Even in 2017, whether working women can have both a career and a husband is still viewed as a relevant question. For women, finding work life balance seems to refer more to finding balance between keeping house and husband, while maintaining a professional life.
An experiment conducted through Marginal Revolution, a blog focused on current events, conducted two field experiments to answer the question: “Do single women avoid career-enhancing actions because these actions could signal personality traits (like ambition) that are undesirable in the marriage market?”
The results say yes.
Women avoiding career-enhancing action to compete in the marriage market is an archaic idea tied to traditional gender roles where men feel the need to be dominant. But this study shows that women continue to give this idea space to grow.
In the experiment, single and non-single women in a MBA class in the U.S. filled out a questionnaire on job preferences and personality traits. When they believed their answers were confidential, single and non-single women answered similarly.
However, when single women believe their responses were being shared with classmates, they overall reported desired salaries $18,000 lower, were willing to travel seven fewer days per month and work four fewer hours a week. The answers of men and non-single women remained unchanged.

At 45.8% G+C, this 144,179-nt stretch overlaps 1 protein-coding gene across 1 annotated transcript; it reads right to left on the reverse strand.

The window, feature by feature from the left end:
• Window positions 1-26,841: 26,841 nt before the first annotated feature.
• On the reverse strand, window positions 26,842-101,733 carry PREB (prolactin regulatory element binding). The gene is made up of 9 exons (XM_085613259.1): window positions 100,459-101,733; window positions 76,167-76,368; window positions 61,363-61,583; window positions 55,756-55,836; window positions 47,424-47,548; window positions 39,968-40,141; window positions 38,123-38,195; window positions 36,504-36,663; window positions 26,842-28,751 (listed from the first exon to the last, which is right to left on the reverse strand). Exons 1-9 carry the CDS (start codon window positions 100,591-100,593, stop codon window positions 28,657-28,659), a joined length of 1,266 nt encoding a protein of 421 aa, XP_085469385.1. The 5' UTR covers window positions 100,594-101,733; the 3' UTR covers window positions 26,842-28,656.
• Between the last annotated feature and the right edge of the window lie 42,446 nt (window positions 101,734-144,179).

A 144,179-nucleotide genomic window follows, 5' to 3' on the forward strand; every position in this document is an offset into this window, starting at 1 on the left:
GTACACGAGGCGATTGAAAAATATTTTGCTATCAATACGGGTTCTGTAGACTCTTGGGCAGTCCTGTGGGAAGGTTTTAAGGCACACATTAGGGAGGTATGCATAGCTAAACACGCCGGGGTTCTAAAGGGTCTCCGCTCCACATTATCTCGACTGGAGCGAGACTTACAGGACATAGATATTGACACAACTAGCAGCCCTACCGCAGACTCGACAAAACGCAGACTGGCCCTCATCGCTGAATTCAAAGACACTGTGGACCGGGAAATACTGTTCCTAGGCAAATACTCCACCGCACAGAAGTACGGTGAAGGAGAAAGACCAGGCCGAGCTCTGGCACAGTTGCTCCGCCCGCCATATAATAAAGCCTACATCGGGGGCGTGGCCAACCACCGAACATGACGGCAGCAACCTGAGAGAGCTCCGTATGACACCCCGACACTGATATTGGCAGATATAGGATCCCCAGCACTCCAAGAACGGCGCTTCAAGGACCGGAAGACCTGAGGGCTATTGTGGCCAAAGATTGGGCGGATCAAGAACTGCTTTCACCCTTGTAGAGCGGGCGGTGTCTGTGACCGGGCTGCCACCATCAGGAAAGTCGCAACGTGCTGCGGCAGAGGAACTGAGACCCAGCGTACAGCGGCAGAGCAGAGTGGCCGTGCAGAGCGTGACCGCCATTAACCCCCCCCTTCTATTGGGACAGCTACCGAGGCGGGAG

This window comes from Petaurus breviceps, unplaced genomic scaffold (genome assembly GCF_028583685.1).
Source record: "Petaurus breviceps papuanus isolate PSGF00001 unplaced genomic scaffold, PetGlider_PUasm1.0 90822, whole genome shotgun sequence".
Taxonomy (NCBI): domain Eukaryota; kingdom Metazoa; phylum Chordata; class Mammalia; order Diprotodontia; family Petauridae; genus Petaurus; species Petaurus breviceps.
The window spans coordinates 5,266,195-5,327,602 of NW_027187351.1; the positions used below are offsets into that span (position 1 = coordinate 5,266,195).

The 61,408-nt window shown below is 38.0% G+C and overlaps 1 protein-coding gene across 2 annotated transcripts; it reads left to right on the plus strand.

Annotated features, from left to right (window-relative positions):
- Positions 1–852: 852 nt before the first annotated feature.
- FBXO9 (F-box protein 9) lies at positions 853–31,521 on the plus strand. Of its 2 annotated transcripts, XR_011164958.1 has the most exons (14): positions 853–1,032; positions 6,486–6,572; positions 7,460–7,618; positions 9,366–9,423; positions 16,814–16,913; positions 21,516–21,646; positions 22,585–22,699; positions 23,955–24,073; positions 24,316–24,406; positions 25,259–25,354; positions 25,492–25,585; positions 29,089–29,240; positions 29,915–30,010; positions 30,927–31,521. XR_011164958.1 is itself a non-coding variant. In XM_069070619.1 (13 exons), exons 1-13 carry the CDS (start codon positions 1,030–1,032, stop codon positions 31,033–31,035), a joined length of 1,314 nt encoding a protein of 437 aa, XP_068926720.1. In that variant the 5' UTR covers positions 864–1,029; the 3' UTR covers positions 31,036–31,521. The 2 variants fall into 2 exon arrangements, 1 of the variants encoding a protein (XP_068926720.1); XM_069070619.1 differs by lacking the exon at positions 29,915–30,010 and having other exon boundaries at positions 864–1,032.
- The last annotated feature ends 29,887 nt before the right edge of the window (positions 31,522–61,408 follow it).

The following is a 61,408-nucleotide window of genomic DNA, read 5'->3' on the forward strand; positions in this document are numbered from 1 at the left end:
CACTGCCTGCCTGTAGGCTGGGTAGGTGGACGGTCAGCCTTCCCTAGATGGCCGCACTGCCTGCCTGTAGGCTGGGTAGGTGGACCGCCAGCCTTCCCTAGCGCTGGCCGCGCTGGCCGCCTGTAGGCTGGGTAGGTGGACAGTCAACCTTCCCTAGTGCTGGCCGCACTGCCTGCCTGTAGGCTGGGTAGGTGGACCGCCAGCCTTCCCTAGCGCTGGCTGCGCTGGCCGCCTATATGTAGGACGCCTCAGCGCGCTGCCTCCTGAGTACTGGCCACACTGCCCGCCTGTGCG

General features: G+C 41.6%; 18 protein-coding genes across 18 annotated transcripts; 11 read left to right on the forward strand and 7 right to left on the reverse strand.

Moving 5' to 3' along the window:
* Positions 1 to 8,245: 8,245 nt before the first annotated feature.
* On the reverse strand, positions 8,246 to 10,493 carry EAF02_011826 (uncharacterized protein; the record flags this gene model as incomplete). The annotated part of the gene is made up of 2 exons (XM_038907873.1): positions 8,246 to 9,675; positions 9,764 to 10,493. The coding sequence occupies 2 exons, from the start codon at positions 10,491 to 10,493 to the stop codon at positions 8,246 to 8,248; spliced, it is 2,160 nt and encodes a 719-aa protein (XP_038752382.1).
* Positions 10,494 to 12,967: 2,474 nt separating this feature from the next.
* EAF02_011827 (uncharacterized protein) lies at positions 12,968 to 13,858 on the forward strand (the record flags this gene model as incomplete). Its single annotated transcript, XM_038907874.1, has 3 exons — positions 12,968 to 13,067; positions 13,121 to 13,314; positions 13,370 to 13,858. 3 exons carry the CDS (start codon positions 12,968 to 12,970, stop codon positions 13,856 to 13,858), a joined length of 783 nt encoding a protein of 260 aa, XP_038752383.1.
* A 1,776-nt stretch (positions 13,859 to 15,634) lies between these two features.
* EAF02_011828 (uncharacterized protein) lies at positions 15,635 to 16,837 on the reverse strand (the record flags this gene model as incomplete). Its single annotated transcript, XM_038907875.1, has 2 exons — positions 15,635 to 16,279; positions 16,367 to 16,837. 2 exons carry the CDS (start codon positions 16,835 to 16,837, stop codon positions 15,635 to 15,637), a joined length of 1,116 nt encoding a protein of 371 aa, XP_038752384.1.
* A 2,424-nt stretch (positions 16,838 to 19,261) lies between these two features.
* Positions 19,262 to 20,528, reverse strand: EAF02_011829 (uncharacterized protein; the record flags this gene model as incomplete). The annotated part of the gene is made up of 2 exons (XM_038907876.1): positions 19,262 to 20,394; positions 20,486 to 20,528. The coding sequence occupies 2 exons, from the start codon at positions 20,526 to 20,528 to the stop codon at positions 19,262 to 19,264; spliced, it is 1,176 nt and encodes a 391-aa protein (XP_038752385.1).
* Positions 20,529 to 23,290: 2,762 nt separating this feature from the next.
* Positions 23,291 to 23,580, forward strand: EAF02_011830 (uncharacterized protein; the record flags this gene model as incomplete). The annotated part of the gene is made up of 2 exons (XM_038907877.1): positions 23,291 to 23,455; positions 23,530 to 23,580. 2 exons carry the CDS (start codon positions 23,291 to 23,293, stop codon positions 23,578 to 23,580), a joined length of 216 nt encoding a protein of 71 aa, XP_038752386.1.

It seems that women are acting less ambitious to appear more attractive and prove that they’re “marriage material.”
The second experiment asked students to make choices over hypothetical jobs and discuss those choices with a group. The study reports that single women were less likely to select career-focused jobs when their answers were being shared with male peers. Another notable difference in single women in class is that their performance, although similar to married women, is kept more private from classmates, and they have lower participation grades.
Who’s at fault here? I believe it’s internalized misogyny.
A quick Google search will clarify why these single women feel the need to downplay their ambitions and success. When researching “women’s careers and relationships,” the top articles were about how to balance career ambition and relationships; why professional millennial women are unable to find dateable men; and how women, careers and marriage mix.
Trading the word “women” for “men,” the focus of the articles shifted. From a person’s ability to commit to both career and relationship, to what driven men need in a partner, what careers to choose to find love, and when to break up with a partner when they are hindering your career pursuits.
Is it because many men seem to believe gender equality will cause relationship problems that women feel unable to be equally ambitious? And that men steer away from ambitious women? If so, we need a reality check. A study reported in Business Insider found that relationships with greater equality in earning income and overall sharing in household chores were more stable.
Ultimately, it comes down to perpetuated gender roles. And until we can get past that will we be able to stop asking if women can have both career and relationship.
Originally published on bold.global.
Photo by greekfood-tamystika